"With the election sweep, there’s plenty of talk among Republicans about now being able to get things done. But there is also rising concern among observers of Congress that lawmakers are interacting less and less across the aisle. That has been a growing problem for many years, with members literally not knowing each other and distrust becoming deeper. In most aspects of public life, a basic failure to communicate invariably leads to bad outcomes and is corrosive to a functioning democracy.
"Even the currently ascendant Republicans have cause for concern about the erosion of contact and trust. First, getting much of their agenda through the Senate will require 60 votes, which will be difficult to do if there’s essentially a border wall between the two parties (not to mention only 52 Republicans in the Senate). Even legislative successes can be subject to continuous obstruction and repeal efforts in sensitive areas, such as health care, if the majority party fails to attract a reasonable number of minority votes. President Obama learned this lesson with the passage of the Affordable Care Act (or Obamacare), which triggered implacable opposition from Republicans. That experience should be a lesson now, causing Republicans to hesitate in seeking to ram through “repeal and replace” solely with their own votes.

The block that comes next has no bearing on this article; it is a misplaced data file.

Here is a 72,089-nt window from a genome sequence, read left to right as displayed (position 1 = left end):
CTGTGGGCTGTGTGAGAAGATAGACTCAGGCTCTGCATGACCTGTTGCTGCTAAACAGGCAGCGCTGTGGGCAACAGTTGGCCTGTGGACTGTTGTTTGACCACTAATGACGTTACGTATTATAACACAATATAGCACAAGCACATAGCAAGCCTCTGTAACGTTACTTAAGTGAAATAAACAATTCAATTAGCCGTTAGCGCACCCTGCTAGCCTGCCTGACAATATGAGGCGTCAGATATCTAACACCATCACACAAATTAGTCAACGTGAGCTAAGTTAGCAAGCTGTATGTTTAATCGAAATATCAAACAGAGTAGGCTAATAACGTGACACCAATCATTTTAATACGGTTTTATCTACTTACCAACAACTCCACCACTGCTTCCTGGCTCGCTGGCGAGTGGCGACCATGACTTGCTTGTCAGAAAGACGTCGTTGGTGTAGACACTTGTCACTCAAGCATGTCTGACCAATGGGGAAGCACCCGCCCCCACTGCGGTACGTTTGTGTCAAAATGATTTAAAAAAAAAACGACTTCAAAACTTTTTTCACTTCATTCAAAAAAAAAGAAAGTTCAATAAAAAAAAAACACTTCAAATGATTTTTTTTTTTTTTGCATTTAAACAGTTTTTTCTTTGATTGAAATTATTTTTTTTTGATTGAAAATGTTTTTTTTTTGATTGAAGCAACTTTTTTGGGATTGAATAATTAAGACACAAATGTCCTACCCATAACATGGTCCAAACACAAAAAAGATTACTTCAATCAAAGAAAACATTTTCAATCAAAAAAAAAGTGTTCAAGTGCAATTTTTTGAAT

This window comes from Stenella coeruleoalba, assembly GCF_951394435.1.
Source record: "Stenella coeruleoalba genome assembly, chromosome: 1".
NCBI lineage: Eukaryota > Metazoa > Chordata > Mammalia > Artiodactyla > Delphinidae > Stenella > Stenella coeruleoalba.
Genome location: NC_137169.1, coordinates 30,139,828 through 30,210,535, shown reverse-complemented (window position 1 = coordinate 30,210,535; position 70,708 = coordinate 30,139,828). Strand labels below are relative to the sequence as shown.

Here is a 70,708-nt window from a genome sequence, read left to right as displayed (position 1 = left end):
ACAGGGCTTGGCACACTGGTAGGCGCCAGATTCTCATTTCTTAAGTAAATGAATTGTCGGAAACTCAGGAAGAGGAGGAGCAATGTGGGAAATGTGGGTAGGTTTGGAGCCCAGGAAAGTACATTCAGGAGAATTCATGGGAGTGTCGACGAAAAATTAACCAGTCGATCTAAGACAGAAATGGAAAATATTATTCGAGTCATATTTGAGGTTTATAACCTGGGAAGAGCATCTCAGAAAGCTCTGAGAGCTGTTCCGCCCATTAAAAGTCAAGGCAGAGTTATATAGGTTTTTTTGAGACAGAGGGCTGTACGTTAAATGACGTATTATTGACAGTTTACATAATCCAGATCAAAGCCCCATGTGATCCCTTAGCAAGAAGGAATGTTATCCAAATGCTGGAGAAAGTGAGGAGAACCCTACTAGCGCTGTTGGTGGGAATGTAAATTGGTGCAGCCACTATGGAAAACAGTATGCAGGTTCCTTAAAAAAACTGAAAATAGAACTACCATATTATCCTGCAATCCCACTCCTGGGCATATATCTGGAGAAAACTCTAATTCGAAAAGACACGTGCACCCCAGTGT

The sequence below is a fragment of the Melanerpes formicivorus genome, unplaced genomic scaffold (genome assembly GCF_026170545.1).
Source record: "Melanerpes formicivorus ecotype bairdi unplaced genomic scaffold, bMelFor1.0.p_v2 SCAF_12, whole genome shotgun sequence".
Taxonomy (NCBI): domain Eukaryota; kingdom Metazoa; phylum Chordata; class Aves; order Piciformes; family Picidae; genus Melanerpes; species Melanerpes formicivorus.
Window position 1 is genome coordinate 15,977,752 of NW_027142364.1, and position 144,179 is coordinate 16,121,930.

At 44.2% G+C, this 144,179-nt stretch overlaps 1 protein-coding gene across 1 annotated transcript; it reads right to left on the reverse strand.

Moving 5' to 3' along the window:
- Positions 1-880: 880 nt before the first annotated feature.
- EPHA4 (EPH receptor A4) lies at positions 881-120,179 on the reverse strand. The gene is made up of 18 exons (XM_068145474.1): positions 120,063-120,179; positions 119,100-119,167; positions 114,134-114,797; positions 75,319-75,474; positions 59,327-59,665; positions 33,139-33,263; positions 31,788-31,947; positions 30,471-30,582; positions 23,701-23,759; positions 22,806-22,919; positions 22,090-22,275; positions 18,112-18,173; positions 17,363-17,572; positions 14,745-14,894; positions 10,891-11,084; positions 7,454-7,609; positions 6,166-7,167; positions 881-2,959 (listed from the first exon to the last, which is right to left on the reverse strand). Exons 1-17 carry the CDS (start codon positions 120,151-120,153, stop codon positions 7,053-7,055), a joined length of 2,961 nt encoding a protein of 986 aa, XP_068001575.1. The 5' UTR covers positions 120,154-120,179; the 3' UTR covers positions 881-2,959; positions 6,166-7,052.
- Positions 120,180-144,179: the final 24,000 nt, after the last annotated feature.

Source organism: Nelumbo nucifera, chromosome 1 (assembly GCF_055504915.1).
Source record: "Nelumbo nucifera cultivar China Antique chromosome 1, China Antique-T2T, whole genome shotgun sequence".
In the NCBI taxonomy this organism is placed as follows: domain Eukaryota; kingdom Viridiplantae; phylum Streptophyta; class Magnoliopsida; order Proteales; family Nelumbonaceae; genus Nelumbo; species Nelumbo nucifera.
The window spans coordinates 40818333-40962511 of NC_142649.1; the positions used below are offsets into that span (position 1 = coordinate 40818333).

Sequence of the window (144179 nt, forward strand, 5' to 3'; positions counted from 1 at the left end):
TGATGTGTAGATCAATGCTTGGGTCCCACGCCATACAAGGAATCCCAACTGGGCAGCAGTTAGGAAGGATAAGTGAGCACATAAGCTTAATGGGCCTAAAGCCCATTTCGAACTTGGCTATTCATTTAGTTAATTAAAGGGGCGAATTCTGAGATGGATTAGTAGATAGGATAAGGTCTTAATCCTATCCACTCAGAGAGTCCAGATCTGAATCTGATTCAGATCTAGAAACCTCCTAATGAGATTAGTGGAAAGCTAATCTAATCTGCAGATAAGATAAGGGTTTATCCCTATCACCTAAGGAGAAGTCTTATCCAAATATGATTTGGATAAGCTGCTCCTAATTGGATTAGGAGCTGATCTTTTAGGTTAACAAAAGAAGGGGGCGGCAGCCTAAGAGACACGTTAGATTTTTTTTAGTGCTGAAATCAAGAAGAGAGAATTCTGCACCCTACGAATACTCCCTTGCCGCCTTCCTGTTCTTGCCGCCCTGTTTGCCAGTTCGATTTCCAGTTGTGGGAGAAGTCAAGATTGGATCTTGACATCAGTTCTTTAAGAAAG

"Of course, it would be naïve to expect Republican and Democratic leaders to embrace before TV cameras anytime soon. On the other hand, political scientist Frances Lee observes there is actually more bipartisanship in Congress than most people realize (measured by minority support for bills that become law), particularly when party leaders take a lead. Corresponding research from political scientists Craig Volden and Alan Wiseman recently found that members of Congress (even those with strong ideological leanings) who pursue bipartisan strategies are more effective legislators than those who have a more partisan voting record. Past scholarship has found that establishing reputation for such effectiveness increases the probability of reelection for incumbents.
"But how is it possible to achieve such bipartisan successes when Congress is so ideologically partisan? The more traditional view of deal making...."